Councils' new borrowing powers may deliver 10,000 homes
Published by Anonymous for 24dash.com in Housing and also in Central Government, Development, Finance
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The government claims that new borrowing powers it has given local authorities will lead to the development of 10,000 new homes.
Communities secretary Eric Pickles and Chief Secretary to the Treasury Danny Alexander announced today that the country’s councils will be now be able to bid for a share of £300 million in extra funds.
The money will be made available through an increase in individual councils' housing revenue account borrowing caps, and invested in new 'affordable' housing over two years from 2015.
The ministers also confirmed that the rules about council land sales would change, so more surplus and redundant land and property can be released for housebuilding.
Councils that apply for extra borrowing powers will need to demonstrate maximum value for money, by including funds from disposal of surplus assets, particularly high-value vacant stock, and by bringing forward their own land for new 'affordable' housing.
The government also says that it has "untied councils’ hands" by reforming the system for council house finance.
Local authorities can now keep their rents and receipts from house or land sales, in return for taking more responsibility for housing in their area.
The coalition is additionally giving councils more flexibility to sell their land for new development. Starting today, they can now sell their vacant land at below market value to a broad range of organisations if it is then used to build 'affordable' housing.
Eric Pickles said: "We have untied the hands of councils so they can take more responsibility for housing in their area. Councils have built more homes in the last 3 years than under the whole of the last government - 170,000 affordable homes have been delivered since 2010, and housebuilding is now at its highest level since 2007.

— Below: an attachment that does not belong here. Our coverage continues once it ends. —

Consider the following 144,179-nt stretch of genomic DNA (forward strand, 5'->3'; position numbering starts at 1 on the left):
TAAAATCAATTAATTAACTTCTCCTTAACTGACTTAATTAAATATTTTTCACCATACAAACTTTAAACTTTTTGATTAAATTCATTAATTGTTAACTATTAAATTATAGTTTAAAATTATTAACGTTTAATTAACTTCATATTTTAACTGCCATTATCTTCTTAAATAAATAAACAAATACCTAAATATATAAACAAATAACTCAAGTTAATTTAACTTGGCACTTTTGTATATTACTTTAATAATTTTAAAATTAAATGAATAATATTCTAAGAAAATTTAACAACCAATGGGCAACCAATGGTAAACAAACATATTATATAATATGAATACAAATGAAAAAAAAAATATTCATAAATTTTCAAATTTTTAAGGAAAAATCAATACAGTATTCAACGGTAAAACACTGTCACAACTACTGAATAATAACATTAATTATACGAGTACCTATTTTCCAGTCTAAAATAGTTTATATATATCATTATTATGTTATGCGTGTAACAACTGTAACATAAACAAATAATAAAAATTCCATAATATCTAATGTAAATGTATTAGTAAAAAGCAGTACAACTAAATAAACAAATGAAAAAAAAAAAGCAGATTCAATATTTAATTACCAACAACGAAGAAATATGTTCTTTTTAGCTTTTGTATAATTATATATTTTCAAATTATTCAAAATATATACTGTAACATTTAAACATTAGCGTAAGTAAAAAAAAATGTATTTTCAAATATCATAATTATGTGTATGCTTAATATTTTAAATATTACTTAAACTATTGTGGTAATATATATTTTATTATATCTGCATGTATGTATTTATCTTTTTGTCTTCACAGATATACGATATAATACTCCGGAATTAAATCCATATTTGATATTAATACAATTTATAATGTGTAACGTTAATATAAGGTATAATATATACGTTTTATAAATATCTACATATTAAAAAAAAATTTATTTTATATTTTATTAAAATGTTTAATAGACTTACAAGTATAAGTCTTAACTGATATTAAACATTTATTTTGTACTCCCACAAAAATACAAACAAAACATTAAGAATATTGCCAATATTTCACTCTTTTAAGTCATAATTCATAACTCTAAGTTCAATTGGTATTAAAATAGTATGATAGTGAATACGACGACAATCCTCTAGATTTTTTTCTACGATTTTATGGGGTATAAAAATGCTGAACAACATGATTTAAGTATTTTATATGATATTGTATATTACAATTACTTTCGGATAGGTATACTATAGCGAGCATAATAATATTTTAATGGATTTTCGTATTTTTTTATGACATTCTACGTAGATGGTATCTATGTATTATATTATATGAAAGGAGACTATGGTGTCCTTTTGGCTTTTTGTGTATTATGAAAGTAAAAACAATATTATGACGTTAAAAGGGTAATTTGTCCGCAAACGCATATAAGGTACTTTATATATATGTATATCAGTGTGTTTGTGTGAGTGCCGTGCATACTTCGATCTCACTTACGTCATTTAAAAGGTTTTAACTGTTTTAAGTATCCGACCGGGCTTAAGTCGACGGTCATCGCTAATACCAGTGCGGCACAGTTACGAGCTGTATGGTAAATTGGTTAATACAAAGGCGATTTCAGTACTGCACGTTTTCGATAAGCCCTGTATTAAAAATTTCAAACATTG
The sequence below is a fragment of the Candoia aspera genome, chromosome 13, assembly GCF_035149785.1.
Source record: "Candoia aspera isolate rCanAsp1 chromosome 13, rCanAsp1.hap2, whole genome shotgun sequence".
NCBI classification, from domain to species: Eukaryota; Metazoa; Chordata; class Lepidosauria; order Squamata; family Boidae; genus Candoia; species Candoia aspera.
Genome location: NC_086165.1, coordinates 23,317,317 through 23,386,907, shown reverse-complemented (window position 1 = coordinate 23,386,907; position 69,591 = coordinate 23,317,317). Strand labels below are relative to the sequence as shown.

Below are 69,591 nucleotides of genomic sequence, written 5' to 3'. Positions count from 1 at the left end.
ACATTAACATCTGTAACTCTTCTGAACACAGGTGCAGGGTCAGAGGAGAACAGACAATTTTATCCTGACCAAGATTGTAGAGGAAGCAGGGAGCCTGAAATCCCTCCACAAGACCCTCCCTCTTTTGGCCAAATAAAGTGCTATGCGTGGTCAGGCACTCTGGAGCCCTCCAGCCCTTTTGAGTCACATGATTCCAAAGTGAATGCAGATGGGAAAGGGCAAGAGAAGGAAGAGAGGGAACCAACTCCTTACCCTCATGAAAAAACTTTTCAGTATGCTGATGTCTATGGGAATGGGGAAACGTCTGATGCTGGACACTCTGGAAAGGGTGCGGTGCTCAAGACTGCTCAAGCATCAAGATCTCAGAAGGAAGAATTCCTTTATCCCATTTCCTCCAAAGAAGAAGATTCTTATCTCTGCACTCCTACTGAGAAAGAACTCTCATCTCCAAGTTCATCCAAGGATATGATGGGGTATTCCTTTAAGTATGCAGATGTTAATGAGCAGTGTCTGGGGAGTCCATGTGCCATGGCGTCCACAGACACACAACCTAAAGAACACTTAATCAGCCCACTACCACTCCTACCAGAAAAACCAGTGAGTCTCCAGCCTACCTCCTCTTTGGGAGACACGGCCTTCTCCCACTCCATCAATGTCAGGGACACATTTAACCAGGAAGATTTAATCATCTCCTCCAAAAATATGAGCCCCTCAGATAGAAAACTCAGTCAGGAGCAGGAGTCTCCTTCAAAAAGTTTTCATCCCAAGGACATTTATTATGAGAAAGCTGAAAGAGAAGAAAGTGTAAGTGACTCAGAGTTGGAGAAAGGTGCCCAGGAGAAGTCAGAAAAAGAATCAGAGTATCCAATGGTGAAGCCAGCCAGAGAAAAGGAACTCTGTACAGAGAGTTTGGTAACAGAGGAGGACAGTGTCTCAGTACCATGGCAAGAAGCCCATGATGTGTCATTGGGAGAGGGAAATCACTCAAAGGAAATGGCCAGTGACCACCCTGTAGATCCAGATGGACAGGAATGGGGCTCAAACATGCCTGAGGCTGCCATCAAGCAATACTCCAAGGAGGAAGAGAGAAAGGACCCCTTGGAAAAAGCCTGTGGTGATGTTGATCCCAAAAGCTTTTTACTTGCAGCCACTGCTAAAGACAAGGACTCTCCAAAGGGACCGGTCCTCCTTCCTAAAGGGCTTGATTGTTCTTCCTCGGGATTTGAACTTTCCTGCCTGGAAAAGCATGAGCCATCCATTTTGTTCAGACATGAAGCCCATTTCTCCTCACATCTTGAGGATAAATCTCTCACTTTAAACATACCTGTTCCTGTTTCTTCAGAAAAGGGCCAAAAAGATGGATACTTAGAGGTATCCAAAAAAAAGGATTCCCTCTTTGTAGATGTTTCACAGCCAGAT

"But there is still more to do. Today we are offering extra borrowing powers so councils can build more homes. We are also making it easier for councils to sell surplus and redundant property for new affordable housing, and they should consider what land they can release for the benefit of their local community."
Danny Alexander added: "The government recently launched a review into the role local authorities can play in supporting new housing supply, led by councillor Keith House and Natalie Elphicke.
"However, I am also determined that we do even more to empower local communities to deliver more good quality housing now. This additional borrowing flexibility, together with funding from the sales of high value social homes and other forms of local investment will deliver 10,000 new affordable housing over the next few years – supporting the construction sector and providing new homes."